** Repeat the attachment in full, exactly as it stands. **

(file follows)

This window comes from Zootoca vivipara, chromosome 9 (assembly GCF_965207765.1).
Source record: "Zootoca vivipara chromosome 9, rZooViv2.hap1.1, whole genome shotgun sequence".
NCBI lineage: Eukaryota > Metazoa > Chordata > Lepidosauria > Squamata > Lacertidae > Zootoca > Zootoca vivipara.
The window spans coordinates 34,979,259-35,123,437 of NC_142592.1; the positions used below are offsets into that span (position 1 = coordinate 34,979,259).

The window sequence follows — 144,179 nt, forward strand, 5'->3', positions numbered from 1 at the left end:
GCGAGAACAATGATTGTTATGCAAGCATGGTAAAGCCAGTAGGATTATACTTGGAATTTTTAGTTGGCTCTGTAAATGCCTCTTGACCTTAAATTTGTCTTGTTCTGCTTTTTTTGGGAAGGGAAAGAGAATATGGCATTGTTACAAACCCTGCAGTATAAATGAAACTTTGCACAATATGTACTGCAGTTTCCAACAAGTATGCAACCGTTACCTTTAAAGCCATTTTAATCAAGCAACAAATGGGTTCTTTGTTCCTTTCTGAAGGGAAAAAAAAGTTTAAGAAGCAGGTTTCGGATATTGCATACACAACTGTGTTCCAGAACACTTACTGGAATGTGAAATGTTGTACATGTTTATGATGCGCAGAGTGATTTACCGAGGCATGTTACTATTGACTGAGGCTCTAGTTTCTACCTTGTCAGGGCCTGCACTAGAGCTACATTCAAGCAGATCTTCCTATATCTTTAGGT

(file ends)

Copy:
This window comes from Zootoca vivipara, chromosome 9 (assembly GCF_965207765.1).
Source record: "Zootoca vivipara chromosome 9, rZooViv2.hap1.1, whole genome shotgun sequence".
NCBI lineage: Eukaryota > Metazoa > Chordata > Lepidosauria > Squamata > Lacertidae > Zootoca > Zootoca vivipara.
The window spans coordinates 34,979,259-35,123,437 of NC_142592.1; the positions used below are offsets into that span (position 1 = coordinate 34,979,259).

The window sequence follows — 144,179 nt, forward strand, 5'->3', positions numbered from 1 at the left end:
GCGAGAACAATGATTGTTATGCAAGCATGGTAAAGCCAGTAGGATTATACTTGGAATTTTTAGTTGGCTCTGTAAATGCCTCTTGACCTTAAATTTGTCTTGTTCTGCTTTTTTTGGGAAGGGAAAGAGAATATGGCATTGTTACAAACCCTGCAGTATAAATGAAACTTTGCACAATATGTACTGCAGTTTCCAACAAGTATGCAACCGTTACCTTTAAAGCCATTTTAATCAAGCAACAAATGGGTTCTTTGTTCCTTTCTGAAGGGAAAAAAAAGTTTAAGAAGCAGGTTTCGGATATTGCATACACAACTGTGTTCCAGAACACTTACTGGAATGTGAAATGTTGTACATGTTTATGATGCGCAGAGTGATTTACCGAGGCATGTTACTATTGACTGAGGCTCTAGTTTCTACCTTGTCAGGGCCTGCACTAGAGCTACATTCAAGCAGATCTTCCTATATCTTTAGGT